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positivist confinement he was previously held in but rather, as we shall see, his attainment of a balance between scientific and humanist demands on history that his previous efforts had failed to achieve. 3 Danto on History 1953–1956 The autobiography notes that his first published philosophy paper “was an

In: Journal of the Philosophy of History

exchange in this early period served as a primary site for the formation of the new model of equilibrium, as well as a primary site of its reflection. In short, for Olivi, as for others, the recognition of systematic self-ordering, self-equalizing, and self-balancing that defines the new model was

In: Journal of the Philosophy of History

combining them into an integrative thesis. Or she may formulate a thesis but have a very thin, or non-existent, empirical basis for that thesis. Both these options are unsatisfactory, and she should therefore find a balance between including enough detail and putting forward a major thesis. In an ideal

In: Journal of the Philosophy of History

that the history of art presents is the correct one. The whole concept of mimesis is put aside by them and deemed irrelevant. In the analysis of Karsten Harries, who, in retrospect, anticipated Danto’s end-of-art thesis, there had always been a certain balance between mimesis and abstraction in the

In: Journal of the Philosophy of History

can adequately be explained only in terms of such a plan. Nevertheless, the historical evidence must, on balance, support the claims that the philosophical historian wants to makes, and this requirement would not be met if the evidence provided by history itself could be plausibly interpreted as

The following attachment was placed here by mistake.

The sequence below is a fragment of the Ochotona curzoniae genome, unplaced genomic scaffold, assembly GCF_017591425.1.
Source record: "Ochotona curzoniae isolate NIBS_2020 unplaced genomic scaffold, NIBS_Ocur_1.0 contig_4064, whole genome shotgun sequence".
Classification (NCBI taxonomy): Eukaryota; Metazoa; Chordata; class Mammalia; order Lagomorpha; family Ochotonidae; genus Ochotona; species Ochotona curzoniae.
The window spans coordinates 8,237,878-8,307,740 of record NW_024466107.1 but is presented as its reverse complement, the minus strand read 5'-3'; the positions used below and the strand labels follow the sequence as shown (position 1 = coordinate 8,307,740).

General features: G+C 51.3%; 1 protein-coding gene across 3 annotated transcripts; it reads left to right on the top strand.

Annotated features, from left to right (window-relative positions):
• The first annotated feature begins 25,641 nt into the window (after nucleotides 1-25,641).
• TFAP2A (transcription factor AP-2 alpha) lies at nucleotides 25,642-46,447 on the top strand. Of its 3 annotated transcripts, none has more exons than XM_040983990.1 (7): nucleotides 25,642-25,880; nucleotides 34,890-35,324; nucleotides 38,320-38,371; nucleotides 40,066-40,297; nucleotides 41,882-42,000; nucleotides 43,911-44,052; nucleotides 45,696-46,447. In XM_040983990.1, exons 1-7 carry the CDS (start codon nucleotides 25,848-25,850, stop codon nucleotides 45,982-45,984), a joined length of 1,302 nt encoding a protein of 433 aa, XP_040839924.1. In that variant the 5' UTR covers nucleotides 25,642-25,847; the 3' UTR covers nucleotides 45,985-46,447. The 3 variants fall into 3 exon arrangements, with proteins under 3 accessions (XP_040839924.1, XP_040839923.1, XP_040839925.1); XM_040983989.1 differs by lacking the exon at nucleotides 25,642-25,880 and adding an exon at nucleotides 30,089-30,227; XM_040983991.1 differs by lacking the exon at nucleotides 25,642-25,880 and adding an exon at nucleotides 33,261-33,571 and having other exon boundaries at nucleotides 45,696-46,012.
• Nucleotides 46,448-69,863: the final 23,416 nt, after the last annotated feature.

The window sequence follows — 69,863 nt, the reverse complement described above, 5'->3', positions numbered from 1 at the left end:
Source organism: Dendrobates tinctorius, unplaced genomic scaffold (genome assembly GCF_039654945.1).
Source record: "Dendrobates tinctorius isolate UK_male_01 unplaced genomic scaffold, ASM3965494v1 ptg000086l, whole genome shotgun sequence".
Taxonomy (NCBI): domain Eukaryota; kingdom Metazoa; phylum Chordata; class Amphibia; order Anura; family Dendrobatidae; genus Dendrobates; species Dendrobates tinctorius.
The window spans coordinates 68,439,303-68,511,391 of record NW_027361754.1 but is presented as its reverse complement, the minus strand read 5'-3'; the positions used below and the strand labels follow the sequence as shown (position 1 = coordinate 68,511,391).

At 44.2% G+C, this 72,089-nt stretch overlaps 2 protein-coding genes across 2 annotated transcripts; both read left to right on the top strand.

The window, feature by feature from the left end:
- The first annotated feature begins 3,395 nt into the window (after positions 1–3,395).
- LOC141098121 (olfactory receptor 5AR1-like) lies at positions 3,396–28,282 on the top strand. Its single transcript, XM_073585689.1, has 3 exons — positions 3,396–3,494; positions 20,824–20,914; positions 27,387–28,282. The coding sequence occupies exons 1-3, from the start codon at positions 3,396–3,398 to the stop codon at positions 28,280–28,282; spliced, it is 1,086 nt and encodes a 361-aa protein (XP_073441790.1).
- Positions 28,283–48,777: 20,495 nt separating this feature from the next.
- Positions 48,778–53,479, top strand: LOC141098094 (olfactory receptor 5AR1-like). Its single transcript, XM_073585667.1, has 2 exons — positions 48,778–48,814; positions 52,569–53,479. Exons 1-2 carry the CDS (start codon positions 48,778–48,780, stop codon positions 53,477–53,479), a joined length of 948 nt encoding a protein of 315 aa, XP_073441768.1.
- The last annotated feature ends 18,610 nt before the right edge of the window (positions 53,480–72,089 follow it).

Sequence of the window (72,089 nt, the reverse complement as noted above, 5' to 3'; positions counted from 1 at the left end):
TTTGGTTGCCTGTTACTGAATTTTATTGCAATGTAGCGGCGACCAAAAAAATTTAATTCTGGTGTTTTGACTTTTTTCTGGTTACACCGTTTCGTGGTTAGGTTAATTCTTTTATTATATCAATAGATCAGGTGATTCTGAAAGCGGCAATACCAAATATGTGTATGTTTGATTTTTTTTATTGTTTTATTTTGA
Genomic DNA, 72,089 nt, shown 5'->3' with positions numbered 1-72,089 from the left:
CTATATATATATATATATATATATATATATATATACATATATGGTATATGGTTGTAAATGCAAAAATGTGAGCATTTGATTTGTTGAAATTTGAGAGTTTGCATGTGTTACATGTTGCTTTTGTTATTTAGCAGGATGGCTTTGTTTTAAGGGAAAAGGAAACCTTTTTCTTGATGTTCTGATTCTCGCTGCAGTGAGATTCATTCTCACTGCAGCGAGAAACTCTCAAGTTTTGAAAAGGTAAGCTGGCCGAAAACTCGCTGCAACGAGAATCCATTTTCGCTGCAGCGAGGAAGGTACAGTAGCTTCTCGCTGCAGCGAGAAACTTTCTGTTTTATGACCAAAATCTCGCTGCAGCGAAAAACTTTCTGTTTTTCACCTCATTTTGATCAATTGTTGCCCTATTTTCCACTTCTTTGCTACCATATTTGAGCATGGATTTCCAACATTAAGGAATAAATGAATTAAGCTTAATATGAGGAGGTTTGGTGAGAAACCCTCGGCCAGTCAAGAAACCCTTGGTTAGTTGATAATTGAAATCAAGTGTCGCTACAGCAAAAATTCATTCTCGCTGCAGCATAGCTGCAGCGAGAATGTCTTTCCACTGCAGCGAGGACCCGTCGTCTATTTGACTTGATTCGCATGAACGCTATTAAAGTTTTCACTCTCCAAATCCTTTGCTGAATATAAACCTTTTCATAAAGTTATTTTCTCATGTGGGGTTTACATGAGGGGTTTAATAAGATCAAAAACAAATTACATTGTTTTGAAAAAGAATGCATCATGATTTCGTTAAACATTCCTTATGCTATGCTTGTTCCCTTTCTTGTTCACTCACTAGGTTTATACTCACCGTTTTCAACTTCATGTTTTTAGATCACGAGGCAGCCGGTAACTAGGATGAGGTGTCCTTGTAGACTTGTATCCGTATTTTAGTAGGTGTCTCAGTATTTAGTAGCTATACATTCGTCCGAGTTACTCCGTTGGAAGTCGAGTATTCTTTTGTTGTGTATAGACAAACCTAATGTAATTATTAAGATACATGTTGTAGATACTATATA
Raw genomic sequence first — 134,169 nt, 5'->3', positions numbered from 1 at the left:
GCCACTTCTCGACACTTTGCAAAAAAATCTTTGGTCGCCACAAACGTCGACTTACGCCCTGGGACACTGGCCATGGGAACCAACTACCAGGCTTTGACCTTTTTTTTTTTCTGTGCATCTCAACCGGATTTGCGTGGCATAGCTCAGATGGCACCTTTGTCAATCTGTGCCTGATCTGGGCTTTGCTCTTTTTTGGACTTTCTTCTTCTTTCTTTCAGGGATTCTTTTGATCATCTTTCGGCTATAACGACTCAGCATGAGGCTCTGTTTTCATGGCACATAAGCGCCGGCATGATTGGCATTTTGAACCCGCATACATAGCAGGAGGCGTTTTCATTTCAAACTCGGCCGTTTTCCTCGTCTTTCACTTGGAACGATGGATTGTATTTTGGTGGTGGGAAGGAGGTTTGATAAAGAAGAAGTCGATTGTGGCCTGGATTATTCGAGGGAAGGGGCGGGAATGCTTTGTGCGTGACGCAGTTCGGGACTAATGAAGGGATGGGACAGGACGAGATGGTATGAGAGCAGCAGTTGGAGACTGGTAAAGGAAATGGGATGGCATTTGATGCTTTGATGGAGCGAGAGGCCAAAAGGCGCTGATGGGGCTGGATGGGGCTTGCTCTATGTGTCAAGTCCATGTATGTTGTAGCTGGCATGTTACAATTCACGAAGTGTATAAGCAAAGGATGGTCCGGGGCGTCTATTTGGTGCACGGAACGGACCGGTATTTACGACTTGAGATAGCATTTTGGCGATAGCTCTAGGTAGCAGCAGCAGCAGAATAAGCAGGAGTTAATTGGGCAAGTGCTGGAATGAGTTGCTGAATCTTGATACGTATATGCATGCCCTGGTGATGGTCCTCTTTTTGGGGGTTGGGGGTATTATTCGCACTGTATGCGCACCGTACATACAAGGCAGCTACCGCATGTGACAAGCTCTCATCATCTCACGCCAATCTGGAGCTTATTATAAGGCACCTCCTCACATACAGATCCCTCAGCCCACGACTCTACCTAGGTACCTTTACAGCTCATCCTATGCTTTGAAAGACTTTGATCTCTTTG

In: Journal of the Philosophy of History

approach lies ‘the recognition that narrative upsets the assumed balance between language and reality. Historical language (Ankersmit’s narrative proposal) becomes the primary vehicle for understanding’. The result is that we should leave the traditional empiricist epistemology behind in favor of a

In: Journal of the Philosophy of History

proposal balancing in between constructivist and realist tendencies, sometimes inspiring and sometimes challenging authors from one or the other camp, and, in the end, avoiding any simple classification. Now, let us take a step back and look at the issue of historical representation from a fresh

In: Journal of the Philosophy of History

“Balans en perspectief. Over aard en functie van kennis van het verleden” (Balance and perspective: On the nature and function of knowledge of the past), organised by Utrecht history students in 1986, and “Over nut en nadeel van geschiedtheorie voor de historicus” (On the uses and disadvantages of

In: Journal of the Philosophy of History

historians. Peter Gordon makes open space with precision for many employments of and approaches to this kind of history, along with clearheaded reservations and balancing points, from the perspective of his work in twentieth-century thought. 6 Anthony Grafton, reviewing the achievements of the history of

In: Journal of the Philosophy of History

important virtues. He mentions character traits and skills such as intellectual courage, fairness, humility, dedication, and the powers of synthesis and imagination, warning against hastily establishing once and for all that one of these virtues is to take precedence over the others. The balance of virtues

In: Journal of the Philosophy of History